12. ^ Warner, Gerry (May 11, 2010). "Wilks steps down as RDEK chairman". Daily Townsman (Cranbrook, British Columbia): p. 1. 
  13. ^ Warner, Gerry (August 26, 2010). "Chartier splits, Wilks left with debt". Daily Townsman (Cranbrook, British Columbia): p. 1. 
  14. ^ Warner, Gerry (April 28, 2011). "If the riding's 'in play,' someone's not playing". Daily Bulletin (Kimberley, British Columbia): p. 6. 
  15. ^ Cooper, Alex (April 13, 2011). "All-candidates forum lacks spark with front-runner absent". Revelstoke Times Review (Revelstoke, British Columbia): p. 1. 
  16. ^ Grant, Carolyn (April 20, 2011). "Candidates forum in Kimberley". Daily Bulletin (Kimberley, British Columbia): p. 1. 
  17. ^ Crane, Darryl (April 26, 2011). "Kootenay-Columbia hopefuls meet in Invermere". The Lake Windermere Valley Echo (Invermere, British Columbia): p. 1.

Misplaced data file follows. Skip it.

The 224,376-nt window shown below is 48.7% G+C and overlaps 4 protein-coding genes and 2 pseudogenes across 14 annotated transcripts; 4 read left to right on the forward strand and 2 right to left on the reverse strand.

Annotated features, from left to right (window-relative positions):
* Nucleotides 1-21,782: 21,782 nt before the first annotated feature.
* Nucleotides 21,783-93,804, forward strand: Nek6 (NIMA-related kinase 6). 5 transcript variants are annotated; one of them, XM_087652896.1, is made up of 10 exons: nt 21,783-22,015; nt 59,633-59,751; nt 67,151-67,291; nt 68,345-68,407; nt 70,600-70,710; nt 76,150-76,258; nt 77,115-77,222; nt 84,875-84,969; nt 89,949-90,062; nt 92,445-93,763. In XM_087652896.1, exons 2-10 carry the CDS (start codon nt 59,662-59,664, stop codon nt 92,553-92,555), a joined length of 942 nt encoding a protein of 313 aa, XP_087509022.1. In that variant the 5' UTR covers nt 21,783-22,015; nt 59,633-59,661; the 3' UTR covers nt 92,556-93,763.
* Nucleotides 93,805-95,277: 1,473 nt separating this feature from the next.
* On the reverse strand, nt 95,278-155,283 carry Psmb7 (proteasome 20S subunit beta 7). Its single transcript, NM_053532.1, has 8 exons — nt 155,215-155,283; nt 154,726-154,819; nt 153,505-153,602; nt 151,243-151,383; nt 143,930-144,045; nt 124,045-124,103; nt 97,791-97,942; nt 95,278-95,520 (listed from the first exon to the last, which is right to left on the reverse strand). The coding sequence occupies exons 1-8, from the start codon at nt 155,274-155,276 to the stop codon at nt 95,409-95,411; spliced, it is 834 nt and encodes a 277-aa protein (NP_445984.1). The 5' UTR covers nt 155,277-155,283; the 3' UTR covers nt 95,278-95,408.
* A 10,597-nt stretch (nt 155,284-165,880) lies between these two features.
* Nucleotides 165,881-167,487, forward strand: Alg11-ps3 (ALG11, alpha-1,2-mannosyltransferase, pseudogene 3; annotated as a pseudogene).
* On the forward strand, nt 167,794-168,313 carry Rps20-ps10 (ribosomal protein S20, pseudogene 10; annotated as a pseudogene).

18. ^ "Meet the candidates - David Wilks, Conservative". The Kootenay Advertiser (Cranbrook, British Columbia): p. 8. April 27, 2011. 
  19. ^ Sander-Green, Nadine (April 11, 2011). "The Candidates Talk: Top five issues in our riding". The Golden Star (Golden, British Columbia): p. 3. 
  20. ^ David Wilks (June 15, 2011). 41st Partliament, 1st Session - Hansard Number 009: Statements by Members (Speech). http://www.parl.gc.ca/HousePublications/Publication.aspx?Language=E&Mode=1&Parl=41&Ses=1&DocId=5091548. Retrieved October 1, 2011. 
  21. ^ Grant, Annalee (September 30, 2011). "No fooling around for stranger abductors". Daily Townsman (Cranbrook, British Columbia). http://www.dailytownsman.com/article/20110930/CRANBROOK0101/309309992/-1/cranbrook01/no-fooling-around-for-stranger-abductors. 
  22. ^ Matas, Robert (September 20, 2011). "Hopley considered high risk, documents show". The Globe and Mail. http://www.theglobeandmail.com/news/national/british-columbia/hopley-considered-high-risk-documents-show/article2173931/. Retrieved October 1, 2011.